In my previous post, Type about Talk, a comment submitted by Bruce K. contains many layers for discussion.  I will reprint the comment here for anyone who missed it.  If you want to respond and interact with Bruce K. then Reply to his comments on the Type about Talk post (the post prior to this one) and add to the discussion.

By Paramount Pictures [Public domain], via Wikimedia Commons

 

Here is the comment in its entirety:

Lately I have been thinking about talk radio and how much I miss it. Oddly enough I started looking for videos on You-Tube to keep up with Bernie Sanders. Then for some reason thought about Bernie Ward and what a disappointment and embarrassment Bernie was to Liberal. I really liked Bernie a lot when he first started on KGO, and even some of his shows before he was a regular. Ugh.

But then I went to thinking about John Rothmann who I used to listen to all the time on that late night weekend slot, and all the other talk show hosts. But virtually any reminiscence of talk radio has me thinking back on what a great diversity and selection there used to be in the Bay Area.

It’s ironic that when I first moved to CA in 1970 KGO to me was an right-wing old man irritant that I never could listen to. Always yelling down the callers, insults and idiocy … a lot like what we hear today after everything has been cut.

There used to be great talk shows on the rock stations, sex advice shows, psychologist shows, political talk shows, science fiction, etc. I could literally be in my car driving and have a selection of very good live spontaneous entertainment and education. I must have spend thousands of hours listening to talk shows. And they started getting better and better.

With a couple of Liberals on KGO finally I felt a little more like something other than right-wing nonsense was being broadcast. The solid middle of the road of Ron Owen, who runs a pretty good show, that is too early for me to listen to very often. But there was Gene Burns, who whether he was Liberal, Libertarian, or whatever could really hold and intelligent conversation. Gene was one of my favorites. And John Rothmann, who I still think is a Republican still used to have really good conversations and let peolpe talk. Same with Pat Thurston, and others.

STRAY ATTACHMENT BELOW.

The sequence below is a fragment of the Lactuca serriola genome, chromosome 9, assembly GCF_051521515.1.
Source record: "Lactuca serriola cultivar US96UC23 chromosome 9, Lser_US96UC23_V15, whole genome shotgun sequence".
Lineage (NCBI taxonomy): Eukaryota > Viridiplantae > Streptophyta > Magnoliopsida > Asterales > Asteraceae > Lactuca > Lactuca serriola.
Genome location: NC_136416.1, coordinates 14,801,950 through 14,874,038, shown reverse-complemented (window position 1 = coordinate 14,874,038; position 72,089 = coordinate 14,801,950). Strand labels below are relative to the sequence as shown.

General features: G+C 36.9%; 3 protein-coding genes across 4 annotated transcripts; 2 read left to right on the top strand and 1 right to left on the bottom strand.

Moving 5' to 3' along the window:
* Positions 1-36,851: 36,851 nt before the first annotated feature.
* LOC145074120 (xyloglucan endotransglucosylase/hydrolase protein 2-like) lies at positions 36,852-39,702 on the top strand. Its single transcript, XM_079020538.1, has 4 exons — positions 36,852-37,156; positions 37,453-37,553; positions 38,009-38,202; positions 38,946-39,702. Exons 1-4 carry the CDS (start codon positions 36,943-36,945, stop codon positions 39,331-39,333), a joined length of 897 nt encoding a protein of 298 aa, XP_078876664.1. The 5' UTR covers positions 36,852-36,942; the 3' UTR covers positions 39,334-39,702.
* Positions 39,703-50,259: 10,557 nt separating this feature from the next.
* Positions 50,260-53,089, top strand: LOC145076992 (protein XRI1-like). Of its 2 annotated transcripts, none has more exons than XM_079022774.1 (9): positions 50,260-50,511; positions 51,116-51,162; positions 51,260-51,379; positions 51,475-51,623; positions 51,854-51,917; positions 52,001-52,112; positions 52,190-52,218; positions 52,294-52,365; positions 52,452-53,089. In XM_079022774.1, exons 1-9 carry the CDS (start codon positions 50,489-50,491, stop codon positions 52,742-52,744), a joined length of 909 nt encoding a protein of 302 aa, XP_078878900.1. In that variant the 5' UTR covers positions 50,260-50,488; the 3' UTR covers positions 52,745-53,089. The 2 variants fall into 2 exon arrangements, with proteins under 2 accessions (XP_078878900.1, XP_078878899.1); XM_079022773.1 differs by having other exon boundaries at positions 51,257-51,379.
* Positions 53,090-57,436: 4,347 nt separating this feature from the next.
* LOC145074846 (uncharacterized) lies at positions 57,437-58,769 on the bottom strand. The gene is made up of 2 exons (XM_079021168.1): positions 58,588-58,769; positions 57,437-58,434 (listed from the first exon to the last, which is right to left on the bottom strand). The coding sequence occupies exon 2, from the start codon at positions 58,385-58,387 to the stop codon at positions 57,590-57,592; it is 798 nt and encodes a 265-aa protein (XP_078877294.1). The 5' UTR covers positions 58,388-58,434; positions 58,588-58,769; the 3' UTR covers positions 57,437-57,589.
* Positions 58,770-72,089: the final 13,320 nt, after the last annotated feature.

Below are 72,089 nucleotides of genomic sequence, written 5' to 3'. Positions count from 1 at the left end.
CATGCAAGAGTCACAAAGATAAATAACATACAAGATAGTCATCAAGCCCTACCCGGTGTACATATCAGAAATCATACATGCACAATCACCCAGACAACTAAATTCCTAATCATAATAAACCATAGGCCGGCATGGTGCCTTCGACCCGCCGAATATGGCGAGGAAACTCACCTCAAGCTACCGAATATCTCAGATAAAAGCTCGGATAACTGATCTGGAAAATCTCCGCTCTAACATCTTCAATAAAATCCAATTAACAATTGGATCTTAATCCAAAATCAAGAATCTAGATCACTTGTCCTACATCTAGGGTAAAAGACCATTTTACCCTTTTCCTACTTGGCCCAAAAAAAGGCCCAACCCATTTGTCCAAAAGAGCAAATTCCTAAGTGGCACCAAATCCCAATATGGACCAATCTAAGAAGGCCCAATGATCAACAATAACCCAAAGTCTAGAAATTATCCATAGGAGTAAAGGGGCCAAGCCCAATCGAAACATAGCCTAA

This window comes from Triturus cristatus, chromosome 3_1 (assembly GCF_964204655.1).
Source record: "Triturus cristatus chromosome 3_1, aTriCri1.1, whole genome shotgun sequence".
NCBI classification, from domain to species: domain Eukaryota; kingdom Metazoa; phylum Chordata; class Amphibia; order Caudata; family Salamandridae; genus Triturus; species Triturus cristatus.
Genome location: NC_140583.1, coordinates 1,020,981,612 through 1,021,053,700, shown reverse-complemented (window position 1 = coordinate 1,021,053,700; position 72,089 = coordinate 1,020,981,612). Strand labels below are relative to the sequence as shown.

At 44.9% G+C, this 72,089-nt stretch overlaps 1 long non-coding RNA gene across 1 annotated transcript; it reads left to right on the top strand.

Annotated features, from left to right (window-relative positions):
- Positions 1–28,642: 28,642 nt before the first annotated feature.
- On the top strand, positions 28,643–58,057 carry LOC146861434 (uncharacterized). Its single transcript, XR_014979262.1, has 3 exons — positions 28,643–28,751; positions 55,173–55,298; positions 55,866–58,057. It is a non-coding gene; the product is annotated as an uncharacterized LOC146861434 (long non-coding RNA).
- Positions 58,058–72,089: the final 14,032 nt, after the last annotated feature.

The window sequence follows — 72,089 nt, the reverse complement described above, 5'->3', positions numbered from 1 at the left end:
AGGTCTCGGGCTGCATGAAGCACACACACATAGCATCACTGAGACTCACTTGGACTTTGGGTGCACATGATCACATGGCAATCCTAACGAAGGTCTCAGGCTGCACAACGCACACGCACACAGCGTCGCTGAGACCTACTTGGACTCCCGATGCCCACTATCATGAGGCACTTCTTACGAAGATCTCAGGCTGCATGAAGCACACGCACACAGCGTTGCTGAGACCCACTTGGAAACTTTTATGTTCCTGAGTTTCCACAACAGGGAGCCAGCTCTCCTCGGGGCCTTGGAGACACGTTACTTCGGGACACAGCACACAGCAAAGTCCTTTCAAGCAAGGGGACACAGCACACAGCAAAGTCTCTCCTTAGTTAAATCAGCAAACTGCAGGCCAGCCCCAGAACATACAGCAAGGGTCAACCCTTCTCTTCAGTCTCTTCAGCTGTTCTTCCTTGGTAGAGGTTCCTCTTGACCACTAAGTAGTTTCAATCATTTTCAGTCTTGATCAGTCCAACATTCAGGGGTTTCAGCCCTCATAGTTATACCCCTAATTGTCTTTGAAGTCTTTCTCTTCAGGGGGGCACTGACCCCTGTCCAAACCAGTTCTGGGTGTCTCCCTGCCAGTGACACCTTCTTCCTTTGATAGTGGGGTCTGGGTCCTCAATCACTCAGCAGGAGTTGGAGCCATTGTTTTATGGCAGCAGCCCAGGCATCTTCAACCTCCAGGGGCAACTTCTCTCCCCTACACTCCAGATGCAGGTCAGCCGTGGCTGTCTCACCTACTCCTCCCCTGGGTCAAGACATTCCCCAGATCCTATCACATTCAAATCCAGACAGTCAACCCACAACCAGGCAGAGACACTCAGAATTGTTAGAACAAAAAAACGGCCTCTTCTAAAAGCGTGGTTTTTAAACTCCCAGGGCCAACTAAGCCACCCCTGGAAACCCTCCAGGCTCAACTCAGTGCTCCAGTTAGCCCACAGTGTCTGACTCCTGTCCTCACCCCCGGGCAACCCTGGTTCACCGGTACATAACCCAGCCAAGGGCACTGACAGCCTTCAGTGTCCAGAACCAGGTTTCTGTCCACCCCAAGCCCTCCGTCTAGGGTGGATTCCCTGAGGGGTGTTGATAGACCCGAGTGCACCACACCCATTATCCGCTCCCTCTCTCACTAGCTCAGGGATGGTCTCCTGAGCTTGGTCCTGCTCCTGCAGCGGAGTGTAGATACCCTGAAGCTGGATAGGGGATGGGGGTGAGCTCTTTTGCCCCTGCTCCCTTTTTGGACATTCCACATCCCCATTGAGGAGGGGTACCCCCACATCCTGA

It has been a very long time since they shut down KGO, and I can only give that Orwellian causes, because there days there is nothing any longer. There used to be all kinds of good TV shows as well, and even speakers in local venues. Almost all of that is gone. There is very little talk radio anymore, and where there is there is about 10 minutes of talk for every half hour.

-Bruce K.

 

In response, I can say many of us miss the talk radio format with interactive live calls from listeners.  The current format of reading Facebook comments or email from listeners is about as exciting as reading the back of a cereal box.  The format lacks forward motion since the host just inserts his or her own talking points again into the discussion after reading the comments and there is no one there to engage deeper into the conversation.  Boring!

The excitement and surprise of live calls is accomplished through the exchange of ideas and hearing reactions to those ideas and the occasional change of perspective as a result.  So many times I’ve felt one way about a subject and then after a phone call or two about it, I could see the other side of it.  I used to enjoy the cops who called in to a show and gave more insight into breaking news stories.  There were always a few listener calls that offered a unique viewpoint of a topic, based on a vast knowledge of the subject.  One host does not know it all.  One host brings preconceived ideas into a subject and has no one to challenge or change them.  It’s all a big YAWN!

A talk radio host can tell us numerous times how times have changed and they have to do things differently now, but listeners know it’s a talking point fed to the hosts by management.  These so-called executives seem to think if they force the hosts to say it enough times we’ll believe it (a bad habit from conservative talk radio).  We know what we hear.  The new format is not working and no matter how many times they try to push that explanation, we know it’s not valid.  After awhile, we give up and walk away.  Everyone who walks away takes ratings with them.

I was encouraged by Ed Baxter and Spencer Hughes.  When Ed was a fill-in host on noTalk910, he supported listener calls and encouraged people to call.  The moment he was given the job as full-time host, he suddenly changed his mind and thought the new format of no calls served listeners more and he explained it with the tired talking-points of management who seem to have no clue how talk radio works.  Then, Spencer, again as a fill-in host, gave long, impassioned speeches about his love of talk radio and how the listener calls are the reason it works.  After filling in for a few weeks, he suddenly changed his mind over a weekend and decided he wasn’t going to take calls after all.  He then gave the same tired talking-points of management.